Bioinspired robotic exoskeleton for endotracheal intubation

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Airway management is a priority to any caregiver in a trauma scenario. The current clinical gold standard for airway securement is endotracheal intubation (ETI), which involves placement of an endotracheal tube into patient tracheas and pneumatically expanding a cuff for securement. Incorrect performance of this delicate and complex procedure poses significant risks to patients, as excessive force and leverage during insertion can damage sensitive airway tissues, especially when performed by less-skilled providers or executed in difficult airway situations. The present study investigated the development of a bioin- spired mechanical platform termed the Digital Extenders, which is capable of augmenting a provider’s reach for ETI. A prototype that could apply an output force of at least 20 N was designed for comparative analysis versus current clinical approaches. Performance analysis studies utilized an innovative instrumented mannequin model to compare force employed during intubation with the Digital Extenders versus direct laryngoscopy and digital intubation. Resulting data showed that there is an important reduction in applied force at the base of the tongue using the novel Digital Extenders platform; such a reduction of applied force is important in enabling the provider to secure the airway, causing less trauma to the patient. In addition, the use of the Digital Extender protects the provider’s digits from patient bite reactions typical from intubation when the patient is not sufficiently sedated. These study results motivate continued development of the Digital Extenders as a less traumatic approach to ETI. Future consideration may investigate challenges in mannequins’ biomimicry of physiological properties.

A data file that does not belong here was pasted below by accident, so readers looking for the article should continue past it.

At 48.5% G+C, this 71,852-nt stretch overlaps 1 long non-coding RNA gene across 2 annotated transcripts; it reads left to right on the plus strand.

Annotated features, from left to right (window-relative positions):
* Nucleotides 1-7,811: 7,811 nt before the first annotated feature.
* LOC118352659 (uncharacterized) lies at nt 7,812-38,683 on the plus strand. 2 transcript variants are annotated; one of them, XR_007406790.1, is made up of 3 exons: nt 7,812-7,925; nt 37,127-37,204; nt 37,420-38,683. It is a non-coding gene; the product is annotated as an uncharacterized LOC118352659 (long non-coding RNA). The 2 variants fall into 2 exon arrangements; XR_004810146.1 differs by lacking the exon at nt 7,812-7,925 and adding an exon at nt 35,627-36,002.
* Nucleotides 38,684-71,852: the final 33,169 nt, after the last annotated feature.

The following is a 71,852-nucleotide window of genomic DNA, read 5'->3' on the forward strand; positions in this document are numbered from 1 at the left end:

CAD drawing of Digital Extender with important dimensions. (a) Dorsal view, (b) Medial view, (c) DEs incorporated with user.
(a) Pre-insertion, (b) Opening patient’s mouth using DE and ETT mouth insertion, (c) Sliding ETT towards vocal cords (d)-(e). Insertion of ETT through the vocal cords, (f) Removing DE and confirming correct placement of ETT.


Overall, the present study demonstrated the successful initial prototyping and characterization of an innovative, bioinspired DEs mechanical platform that can augment a provider’s reach for ETI. Furthermore, the study utilized a novel instrumented mannequin model to compare intubation with the novel device versus current clinical standards of direct laryngoscopy and digital intubation. The data supports the hypothesis that the DEs platform can reduce the applied force for intubation, thereby presenting a promising path toward developing a less traumatic option for airway management. One conclusion counter to a study hypothesis was that the DEs platform did not reduce the head/neck movement relative to other methods of ETI. Envisioned future enhancements to the design of the DEs will incorporate haptic feedback to provide phantom sensation for the provider from the distal tips of the DEs.